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United States Department of Agriculture

Agricultural Research Service

Title: USDA National Nutrient Database for Standard Reference, Release 20

Authors
item Gebhardt, Susan
item Pehrsson, Pamela
item Cutrufelli, Rena
item Lemar, Linda
item Howe, Juliette
item Haytowitz, David
item Nickle, Melissa
item Holcomb, Gwendolyn
item Showell, Bethany
item Thomas, Robin
item Exler, Jacob
item Holden, Joanne

Submitted to: USDA National Nutrient Database for Standard Reference
Publication Type: Other
Publication Acceptance Date: August 1, 2007
Publication Date: August 28, 2007
Citation: Gebhardt, S.E., Pehrsson, P.R., Cutrufelli, R.L., Lemar, L.E., Howe, J.C., Haytowitz, D.B., Nickle, M.S., Holcomb, G.T., Showell, B.A., Thomas, R.G., Exler, J., Holden, J.M. 2007. Usda national nutrient database for standard reference, release 20. USDA National Nutrient Database for Standard Reference.NDL Home Page. Available: www.ars.udsda.gov/nutrientdata.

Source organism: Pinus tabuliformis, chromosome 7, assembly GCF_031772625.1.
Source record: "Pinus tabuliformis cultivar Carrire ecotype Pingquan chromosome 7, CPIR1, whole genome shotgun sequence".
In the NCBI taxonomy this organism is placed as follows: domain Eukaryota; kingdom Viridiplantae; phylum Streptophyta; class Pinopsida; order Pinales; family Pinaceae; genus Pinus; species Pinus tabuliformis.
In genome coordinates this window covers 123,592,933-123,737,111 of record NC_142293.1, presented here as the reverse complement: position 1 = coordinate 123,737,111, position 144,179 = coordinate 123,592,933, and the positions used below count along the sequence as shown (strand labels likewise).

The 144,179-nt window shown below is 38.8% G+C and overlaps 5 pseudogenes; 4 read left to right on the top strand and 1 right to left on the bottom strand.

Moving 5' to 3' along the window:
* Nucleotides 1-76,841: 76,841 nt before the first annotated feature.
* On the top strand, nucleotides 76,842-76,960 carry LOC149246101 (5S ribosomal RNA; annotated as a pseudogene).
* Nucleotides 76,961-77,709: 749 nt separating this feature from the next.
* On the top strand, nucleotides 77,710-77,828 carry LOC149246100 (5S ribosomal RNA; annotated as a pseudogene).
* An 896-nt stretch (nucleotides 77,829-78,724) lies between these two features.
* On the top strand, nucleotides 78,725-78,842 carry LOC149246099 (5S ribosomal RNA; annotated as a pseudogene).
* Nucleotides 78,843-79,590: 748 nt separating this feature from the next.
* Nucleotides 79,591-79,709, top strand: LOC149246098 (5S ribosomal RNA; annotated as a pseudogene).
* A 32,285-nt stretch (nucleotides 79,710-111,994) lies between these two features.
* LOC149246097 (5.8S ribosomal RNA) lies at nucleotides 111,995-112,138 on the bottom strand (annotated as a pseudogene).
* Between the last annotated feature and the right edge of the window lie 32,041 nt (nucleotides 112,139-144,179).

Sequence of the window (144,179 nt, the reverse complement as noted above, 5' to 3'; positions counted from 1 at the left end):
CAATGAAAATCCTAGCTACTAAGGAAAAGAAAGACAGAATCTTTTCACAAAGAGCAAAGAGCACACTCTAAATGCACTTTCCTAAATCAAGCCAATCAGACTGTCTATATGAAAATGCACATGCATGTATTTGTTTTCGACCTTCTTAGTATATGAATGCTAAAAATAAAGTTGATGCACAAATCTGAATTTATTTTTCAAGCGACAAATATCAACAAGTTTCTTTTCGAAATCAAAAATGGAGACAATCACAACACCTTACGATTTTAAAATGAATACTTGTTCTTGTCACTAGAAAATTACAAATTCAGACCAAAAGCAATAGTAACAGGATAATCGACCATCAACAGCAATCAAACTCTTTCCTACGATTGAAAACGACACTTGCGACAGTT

Interpretive Summary: The USDA Nutrient Database for Standard Reference, Release 20 (SR20) is the major source of food composition data in the United States and provides the foundation for most public and private sector databases. SR20 contains nutrient data for 7,517 food items for up to 140 food components, such as vitamins, minerals, amino acids, and fatty acids. It replaces the previous release, SR19, issued in August 2006. SR20 includes new data for a number of foods analyzed under the National Food and Nutrient Analysis Program (NFNAP), a program designed to 1) identify those foods that are the major contributors of nutrients to the U.S. diet, 2) conduct a probability-based nationwide sampling of those foods, and 3) analyze the samples under USDA-supervised laboratory contracts. Major changes made to the SR database since the last release include the expansion of nutrient values for total choline to all 2,800 foods used in the Food and Nutrient Database for Dietary Surveys (FNDDS) and the updating of many nutrient values in all food groups with new data from NFNAP, food companies, and the scientific literature. Additional items in the following food categories have been added to the database using data submitted by the food industry or generated by USDA through NFNAP: 19 traditional or subsistence foods collected for development of the American Indian/Alaska Native Foods Database; 40 bone-in and boneless Fast Food fried chicken items; 27 infant formulas; 225 brand name soups, sauces, and gravies; 5 less common grains (raw and cooked); 12 new chicken products; and 3 enhanced pork cuts (raw and cooked). A number of brand name items in Baked Products; Beverages; Meals, Entrees, and Sidedishes; and Soups, Sauces, and Gravies were deleted because products were no longer on the market or nutritional information does not reflect current market data. Update files are provided for users who have incorporated SR19 or earlier releases into their systems and wish to perform their own updates. The data are available to search or download from the Nutrient Data Laboratory Web site (www.ars.usda.gov/nutrientdata) on the Internet. Currently the Web site program that searches SR is about 200,000 and is being accessed 100,000 times a month. Homepage unique visitors is estimated at 135,000. Major applications of SR include the development of the Food and Nutrient Database for Dietary Surveys (FNDDS) by the Food Surveys Research Group. The FNDDS is used to process dietary data records from the survey What We Eat in America, the dietary intake component of the National Health and Nutrition Examination Survey.